Is there a generational split in the Iranian-American community?
Porochista Khakpour was born in Tehran in 1978 and raised in the Greater Los Angeles area (South Pasadena, to be exact). Her first language was Farsi, her second (and luckily mostly forgotten) tongue, Valley Girl. She attended Sarah Lawrence College and The Johns Hopkins Writing Seminars MA program. She has been awarded fellowships from Johns Hopkins University, Northwestern University, the Sewanee Writers’ Conference, Virginia Center for the Creative Arts, and Yaddo.
She began writing as an arts and entertainment journalist—her subjects have spanned from clubs (Paul Oakenfold!) to couture (Paul Poiret!); Maggie Gyllenhaal (Maggie’s first big feature!) to Fabio (Porochista’s first feature at 16!); New York City’s finest drinking establishments (Paper magazine bar columnist, 2000-2001, as well as New York magazine online bar critic) to rural Illinois’s most dangerous skydiving compound (2004 staff writer stint at The Chicago Reader). Her writing has appeared in The New York Times, The Daily Beast, The Village Voice, The Chicago Reader, Paper, Flaunt, Nylon, Bidoun, Alef, Canteen, nerve.com and FiveChapters.com, among others.
She currently spends a third of her time in New York City and two thirds three hours away in Lewisburg, Pennsylvania where she teaches Fiction at Bucknell University.
Khakpour: Yes, I do actually. I think that people are often fascinated to know a lot of the Iranians who are my parents’ age, for instance, who are living in Los Angeles – many of them are conservative Republicans. Many of them were big Reagan supporters. Their politics tend to lean towards the right, and I think it took them some time to reconsider what the whole … dynasty was about, and why the revolution happened the way it did. You know so . . . And then I think this younger generation has tried to investigate that more so. And this younger generation definitely seems very liberal and, you know, left wing. And . . . This is an interesting question actually.
Well I can speak about it also culturally, especially where books are concerned. I see a major divide in what I’m writing, or what other of the hyphenated Iranians are writing, versus what the generation before us wrote. You know there . . . They tended to sort of fall into the exoticization of Middle Eastern people much more easily and much more readily. I think that’s why you’ll find that some of the literature that’s come out of Iran – and by that I mean the literature that’s been written abroad – has not been so high quality in the last couple decades. But I think the hyphenates, so to speak, I think we’re more interested in style. We’re more interested in art. We’ve crossed that hurdle of “otherness” a little bit, and quality has become an issue again. We’re not . . . We’re not being so rapidly pursued by publishers and agents who wanna, you know, capitalize on the hot, new minority. There’s a little bit of that. But now because there’s been several of us, there is room for questions of quality in art. And that’s . . . I’m very excited about this generation. You also have to remember that, you know . . . I just turned 30. And all the, again, hyphenates, if I can say that . . . All the hyphenates creating art, or writing, or music, they’ll all be around my age because most Iranians left Iran, you know, 1979, ’80, ’81, right? So . . . And those who were born here or abroad would all be in their late twenties or, you know, like me maybe born in Iran, but then they came here at a young age. So they can fall into the hyphenate phenomenon. So this is a young group of artists, but there is a lot of urgency I think. And as the political climate grows more and more precarious, I think they’ve had . . . felt a need to put their art out there, but like I said in a very different way than the previous generation who, you know, were coming out with works in the ‘80s and ‘90s. The urgency wasn’t there, and the novelty was. So I think that can sometimes create compromised art.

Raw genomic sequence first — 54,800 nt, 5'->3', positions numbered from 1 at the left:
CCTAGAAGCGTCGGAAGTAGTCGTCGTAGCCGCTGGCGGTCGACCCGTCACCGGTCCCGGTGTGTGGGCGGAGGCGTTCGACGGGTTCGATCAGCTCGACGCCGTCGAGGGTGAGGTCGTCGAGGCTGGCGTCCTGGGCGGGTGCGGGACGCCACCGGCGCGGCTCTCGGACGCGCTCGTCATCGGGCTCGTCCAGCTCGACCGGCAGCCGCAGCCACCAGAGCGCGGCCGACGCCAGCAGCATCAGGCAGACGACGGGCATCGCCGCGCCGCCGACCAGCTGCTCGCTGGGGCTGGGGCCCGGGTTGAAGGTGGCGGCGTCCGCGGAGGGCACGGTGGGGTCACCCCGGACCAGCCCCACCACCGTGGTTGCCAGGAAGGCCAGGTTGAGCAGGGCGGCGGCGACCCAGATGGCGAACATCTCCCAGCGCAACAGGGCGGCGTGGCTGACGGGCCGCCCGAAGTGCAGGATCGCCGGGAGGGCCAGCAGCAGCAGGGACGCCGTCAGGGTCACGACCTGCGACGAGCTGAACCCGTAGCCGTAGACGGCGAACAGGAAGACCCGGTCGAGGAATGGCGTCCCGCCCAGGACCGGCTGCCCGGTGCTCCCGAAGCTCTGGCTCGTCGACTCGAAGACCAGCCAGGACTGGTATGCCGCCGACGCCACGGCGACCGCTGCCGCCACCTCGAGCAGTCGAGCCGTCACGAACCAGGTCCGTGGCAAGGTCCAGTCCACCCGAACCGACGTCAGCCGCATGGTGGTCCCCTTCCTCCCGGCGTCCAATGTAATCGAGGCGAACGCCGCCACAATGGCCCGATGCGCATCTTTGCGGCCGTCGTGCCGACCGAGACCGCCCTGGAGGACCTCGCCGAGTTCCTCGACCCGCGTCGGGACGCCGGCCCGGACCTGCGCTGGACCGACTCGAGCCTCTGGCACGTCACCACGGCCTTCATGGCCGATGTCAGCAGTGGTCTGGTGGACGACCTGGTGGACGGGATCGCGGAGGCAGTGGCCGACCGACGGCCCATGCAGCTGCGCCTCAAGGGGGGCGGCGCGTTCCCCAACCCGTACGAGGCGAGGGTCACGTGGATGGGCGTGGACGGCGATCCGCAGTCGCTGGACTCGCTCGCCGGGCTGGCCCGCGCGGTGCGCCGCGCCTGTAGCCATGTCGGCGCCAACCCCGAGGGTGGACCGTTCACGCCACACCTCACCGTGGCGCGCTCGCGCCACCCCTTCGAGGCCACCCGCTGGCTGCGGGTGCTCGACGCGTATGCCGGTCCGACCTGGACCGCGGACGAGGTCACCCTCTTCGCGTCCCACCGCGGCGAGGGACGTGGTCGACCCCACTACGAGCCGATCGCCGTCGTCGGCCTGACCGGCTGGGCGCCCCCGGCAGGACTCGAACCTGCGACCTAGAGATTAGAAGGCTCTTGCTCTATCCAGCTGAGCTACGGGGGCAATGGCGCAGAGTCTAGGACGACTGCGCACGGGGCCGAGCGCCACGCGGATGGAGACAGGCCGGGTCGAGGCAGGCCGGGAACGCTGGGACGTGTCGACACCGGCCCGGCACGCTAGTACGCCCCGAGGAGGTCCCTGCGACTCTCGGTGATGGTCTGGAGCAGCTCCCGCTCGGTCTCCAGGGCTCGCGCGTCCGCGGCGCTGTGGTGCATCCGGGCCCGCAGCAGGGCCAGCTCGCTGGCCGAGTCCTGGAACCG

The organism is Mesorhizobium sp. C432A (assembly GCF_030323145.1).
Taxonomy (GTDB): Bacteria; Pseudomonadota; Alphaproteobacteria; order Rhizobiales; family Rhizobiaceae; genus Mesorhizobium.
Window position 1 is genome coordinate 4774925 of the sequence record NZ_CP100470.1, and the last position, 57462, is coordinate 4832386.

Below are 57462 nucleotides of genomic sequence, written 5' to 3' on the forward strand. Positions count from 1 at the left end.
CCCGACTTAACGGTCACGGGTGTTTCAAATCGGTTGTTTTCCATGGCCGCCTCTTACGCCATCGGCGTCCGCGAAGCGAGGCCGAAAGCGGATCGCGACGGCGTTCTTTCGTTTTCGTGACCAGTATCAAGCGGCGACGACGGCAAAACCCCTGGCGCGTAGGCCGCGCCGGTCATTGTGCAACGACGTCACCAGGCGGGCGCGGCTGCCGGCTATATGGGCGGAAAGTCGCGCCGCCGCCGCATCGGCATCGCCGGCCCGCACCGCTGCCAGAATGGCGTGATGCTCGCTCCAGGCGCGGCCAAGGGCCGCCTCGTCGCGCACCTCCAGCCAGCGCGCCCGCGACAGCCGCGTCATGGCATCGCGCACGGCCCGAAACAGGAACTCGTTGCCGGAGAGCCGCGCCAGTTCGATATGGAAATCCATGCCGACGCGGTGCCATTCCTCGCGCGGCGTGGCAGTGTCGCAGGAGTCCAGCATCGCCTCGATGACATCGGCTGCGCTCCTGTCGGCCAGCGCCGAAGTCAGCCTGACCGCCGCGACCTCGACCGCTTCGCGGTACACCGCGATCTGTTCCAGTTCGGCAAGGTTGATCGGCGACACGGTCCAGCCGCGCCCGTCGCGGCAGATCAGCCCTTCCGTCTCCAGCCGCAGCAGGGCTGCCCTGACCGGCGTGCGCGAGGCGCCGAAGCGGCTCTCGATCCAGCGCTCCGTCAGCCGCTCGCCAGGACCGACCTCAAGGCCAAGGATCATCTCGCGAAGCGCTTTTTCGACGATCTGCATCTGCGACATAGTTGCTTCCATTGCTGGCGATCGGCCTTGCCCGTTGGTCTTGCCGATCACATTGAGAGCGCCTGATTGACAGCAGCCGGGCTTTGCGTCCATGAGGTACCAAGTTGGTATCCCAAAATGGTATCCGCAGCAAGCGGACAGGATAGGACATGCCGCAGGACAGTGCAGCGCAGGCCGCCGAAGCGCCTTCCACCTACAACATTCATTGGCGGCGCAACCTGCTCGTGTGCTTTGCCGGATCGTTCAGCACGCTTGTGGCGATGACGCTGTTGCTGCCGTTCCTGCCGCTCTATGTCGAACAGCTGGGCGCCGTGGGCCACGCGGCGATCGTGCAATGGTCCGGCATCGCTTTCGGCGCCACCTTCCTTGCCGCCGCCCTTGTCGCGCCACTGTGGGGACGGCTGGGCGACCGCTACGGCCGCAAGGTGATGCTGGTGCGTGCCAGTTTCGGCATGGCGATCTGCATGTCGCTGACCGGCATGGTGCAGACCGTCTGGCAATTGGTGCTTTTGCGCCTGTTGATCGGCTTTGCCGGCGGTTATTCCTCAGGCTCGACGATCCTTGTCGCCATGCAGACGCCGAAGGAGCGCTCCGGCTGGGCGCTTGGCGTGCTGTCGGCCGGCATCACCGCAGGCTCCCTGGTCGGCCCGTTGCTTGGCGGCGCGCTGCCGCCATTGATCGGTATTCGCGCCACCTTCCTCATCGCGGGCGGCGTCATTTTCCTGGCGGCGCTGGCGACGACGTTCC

Recorded on: 1/18/08
The older generations tend to be more conservative, Khakpour says.
Political activism may get people invested in politics, and affect urgently needed change, but it comes at the expense of tolerance and healthy democratic norms.
- Polarization and extreme partisanships have been on the rise in the United States.
- Political psychologist Diana Mutz argues that we need more deliberation, not political activism, to keep our democracy robust.
- Despite increased polarization, Americans still have more in common than we appear to.
Most elderly individuals' brains degrade over time, but some match — or even outperform — younger individuals on cognitive tests.
- "Super-agers" seem to escape the decline in cognitive function that affects most of the elderly population.